Jesus has teeth!


Mark 1:21-28

Jesus visits the Synagogue and heals a man with an “unclean spirit”

Jesus and his followers went into Capernaum. Immediately on the Sabbath Jesus entered the synagogue and started teaching.  The people were amazed by his teaching, for he was teaching them with authority, not like the legal experts. Suddenly, there in the synagogue, a person with an evil spirit screamed, “What have you to do with us, Jesus of Nazareth? Have you come to destroy us? I know who you are. You are the holy one from God.”  “Silence!” Jesus said, speaking harshly to the demon. “Come out of him!”  The unclean spirit shook him and screamed, then it came out.  Everyone was shaken and questioned among themselves, “What’s this? A new teaching with authority! (CEB)

If you look up the word “authority” you will find suggested synonyms as follows: power, jurisdiction, command, control, mastery, charge, dominance, dominion, rule, sovereignty, ascendancy, supremacy, domination; influence, sway, the upper hand, leverage, hold, grip; (informal) clout, pull, muscle, teeth;

You might make a case for some of those when applied to Jesus – I quite like “Jesus has teeth!” – but I think there are probably better ways of saying what they were getting at.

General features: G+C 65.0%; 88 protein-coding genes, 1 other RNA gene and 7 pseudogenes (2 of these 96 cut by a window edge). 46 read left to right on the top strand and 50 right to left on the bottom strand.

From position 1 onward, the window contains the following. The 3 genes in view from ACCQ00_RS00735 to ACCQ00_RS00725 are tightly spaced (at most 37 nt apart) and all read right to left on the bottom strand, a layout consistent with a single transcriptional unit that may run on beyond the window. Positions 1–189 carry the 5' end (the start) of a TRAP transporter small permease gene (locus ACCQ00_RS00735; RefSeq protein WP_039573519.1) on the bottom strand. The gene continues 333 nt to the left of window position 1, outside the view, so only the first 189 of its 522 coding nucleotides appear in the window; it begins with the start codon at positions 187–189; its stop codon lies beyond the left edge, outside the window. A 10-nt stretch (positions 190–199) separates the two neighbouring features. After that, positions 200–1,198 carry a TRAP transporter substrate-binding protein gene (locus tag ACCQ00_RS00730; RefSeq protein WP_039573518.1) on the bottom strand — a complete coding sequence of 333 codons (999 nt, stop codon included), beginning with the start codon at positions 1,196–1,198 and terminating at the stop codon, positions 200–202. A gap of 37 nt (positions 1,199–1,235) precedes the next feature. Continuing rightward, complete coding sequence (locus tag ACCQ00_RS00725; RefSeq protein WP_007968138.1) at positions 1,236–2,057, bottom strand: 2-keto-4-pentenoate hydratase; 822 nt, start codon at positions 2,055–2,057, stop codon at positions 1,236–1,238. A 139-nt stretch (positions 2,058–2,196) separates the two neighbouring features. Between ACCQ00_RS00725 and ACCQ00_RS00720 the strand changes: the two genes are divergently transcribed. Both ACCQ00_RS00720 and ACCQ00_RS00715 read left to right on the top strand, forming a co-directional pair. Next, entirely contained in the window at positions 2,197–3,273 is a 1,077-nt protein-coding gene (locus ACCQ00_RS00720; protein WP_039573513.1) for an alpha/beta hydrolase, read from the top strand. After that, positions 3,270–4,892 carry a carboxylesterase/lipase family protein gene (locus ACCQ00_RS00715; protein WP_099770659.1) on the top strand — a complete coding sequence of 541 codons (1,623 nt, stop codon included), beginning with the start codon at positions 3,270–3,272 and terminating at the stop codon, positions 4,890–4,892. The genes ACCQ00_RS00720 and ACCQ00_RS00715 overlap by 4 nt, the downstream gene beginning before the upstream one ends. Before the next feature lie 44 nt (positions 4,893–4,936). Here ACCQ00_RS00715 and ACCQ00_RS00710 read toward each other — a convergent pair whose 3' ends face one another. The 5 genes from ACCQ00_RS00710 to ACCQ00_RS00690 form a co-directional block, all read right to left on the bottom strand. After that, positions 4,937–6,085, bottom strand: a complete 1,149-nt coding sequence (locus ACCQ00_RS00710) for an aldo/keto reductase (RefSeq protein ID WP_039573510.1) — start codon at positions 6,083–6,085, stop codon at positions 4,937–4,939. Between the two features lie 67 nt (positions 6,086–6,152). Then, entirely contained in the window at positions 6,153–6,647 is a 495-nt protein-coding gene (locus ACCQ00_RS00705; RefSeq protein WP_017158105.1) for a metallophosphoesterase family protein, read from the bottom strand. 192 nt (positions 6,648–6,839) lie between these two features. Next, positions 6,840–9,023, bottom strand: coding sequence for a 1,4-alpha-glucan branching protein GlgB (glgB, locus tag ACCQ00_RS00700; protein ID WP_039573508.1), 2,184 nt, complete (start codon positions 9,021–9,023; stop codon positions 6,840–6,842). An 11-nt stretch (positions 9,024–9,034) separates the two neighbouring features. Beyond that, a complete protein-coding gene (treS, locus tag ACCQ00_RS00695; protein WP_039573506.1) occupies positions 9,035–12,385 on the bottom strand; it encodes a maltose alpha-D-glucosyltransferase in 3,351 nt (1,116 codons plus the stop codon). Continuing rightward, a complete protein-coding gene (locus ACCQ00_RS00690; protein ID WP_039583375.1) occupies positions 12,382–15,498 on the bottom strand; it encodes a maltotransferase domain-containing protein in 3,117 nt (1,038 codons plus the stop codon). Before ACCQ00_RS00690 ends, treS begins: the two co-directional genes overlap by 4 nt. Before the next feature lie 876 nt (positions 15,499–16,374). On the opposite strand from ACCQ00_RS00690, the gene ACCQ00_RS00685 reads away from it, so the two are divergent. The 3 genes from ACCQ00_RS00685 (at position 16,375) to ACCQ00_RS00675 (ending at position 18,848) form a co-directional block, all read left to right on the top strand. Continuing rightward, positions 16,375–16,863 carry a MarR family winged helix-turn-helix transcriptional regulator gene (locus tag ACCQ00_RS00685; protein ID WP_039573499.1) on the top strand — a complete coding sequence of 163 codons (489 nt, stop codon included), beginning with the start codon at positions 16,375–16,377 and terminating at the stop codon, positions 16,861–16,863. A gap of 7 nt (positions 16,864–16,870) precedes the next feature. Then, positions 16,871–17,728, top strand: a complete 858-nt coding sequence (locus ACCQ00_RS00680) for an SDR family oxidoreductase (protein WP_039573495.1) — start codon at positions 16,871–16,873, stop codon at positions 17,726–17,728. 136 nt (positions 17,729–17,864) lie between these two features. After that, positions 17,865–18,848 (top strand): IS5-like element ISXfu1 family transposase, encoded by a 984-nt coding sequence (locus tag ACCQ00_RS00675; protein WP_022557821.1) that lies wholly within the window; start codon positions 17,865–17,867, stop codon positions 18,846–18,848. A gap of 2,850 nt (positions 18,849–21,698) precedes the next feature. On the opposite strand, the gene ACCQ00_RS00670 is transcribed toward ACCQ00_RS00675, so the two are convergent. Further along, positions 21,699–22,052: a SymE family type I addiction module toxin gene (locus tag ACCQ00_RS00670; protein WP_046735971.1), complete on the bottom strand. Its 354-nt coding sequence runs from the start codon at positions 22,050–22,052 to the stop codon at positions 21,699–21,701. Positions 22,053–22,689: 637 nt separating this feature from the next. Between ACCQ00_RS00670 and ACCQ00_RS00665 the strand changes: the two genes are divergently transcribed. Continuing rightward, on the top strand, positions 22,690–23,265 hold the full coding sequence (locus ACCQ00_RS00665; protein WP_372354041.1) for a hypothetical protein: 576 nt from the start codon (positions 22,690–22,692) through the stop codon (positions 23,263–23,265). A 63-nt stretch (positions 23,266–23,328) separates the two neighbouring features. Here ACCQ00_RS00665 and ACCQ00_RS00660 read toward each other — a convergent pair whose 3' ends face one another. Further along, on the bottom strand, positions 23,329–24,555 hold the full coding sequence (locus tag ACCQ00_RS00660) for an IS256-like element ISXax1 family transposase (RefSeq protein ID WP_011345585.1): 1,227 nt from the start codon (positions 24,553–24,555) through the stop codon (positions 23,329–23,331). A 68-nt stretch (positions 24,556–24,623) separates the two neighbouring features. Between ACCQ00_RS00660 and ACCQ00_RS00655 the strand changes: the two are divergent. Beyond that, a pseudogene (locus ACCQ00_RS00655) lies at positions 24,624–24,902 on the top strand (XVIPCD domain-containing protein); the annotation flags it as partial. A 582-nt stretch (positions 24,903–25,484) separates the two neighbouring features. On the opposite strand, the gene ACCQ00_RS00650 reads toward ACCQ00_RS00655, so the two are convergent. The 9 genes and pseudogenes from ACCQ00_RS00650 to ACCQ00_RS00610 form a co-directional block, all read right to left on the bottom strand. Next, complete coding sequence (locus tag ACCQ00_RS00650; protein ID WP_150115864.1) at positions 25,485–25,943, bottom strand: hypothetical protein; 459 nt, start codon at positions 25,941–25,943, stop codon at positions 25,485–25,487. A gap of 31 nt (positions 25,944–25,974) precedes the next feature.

I don’t often resort to Greek, but we’re all grown-ups, so here goes…  the Greek used here in Mark’s Gospel is “ἐξουσίαν”.  Greek scholars even wiser than me tell me that a good way of translating this in this context would be “being free from the need for external approval.”

How do the synagogue attendees see this in Jesus?

I’m going to have a guess…  well – two guesses:

  1. Because (as Jesus tells us elsewhere) he has been given all authority in heaven and on earth – so he oozes it – it leaks out of his very being!  He also gives this oozing authority to his disciples (“And he called the twelve together and gave them power and authority over all demons and to cure diseases – Luke 9:1)  Maybe this kind of “authority” – we might call it spiritual charisma? – comes from our closeness to the source of all authority, in other words, from the quality of our discipleship.

  2. Because Jesus’ words and preaching and teaching MATCH his living.  He is the real deal.  We might use words like “integrity”, “authenticity” and “genuine” to describe the same kind of attribute today.

Despite the dramatic nature of this incident in Mark’s Gospel, I suspect that the kind of authority Jesus has – and the kind of authority we can speak with is not (like the synonym list) heavily weighted towards power and dominance, it could be a gently-spoken authority.  People who I consider to have this Jesus-flavoured “authority” are most often not dominant at all…  Jesus, after all, took a towel and washed their feet.

The person who rarely pushes herself to the front to be heard, who says little – but when she does speak it’s because she has something worth saying… people stop to listen.

The person who speaks gently and honestly and whose words have already been spoken 100 times in the way he lives his life and models the Gospel…

so, yet again, the gospel challenges me – because that rarely describes me!

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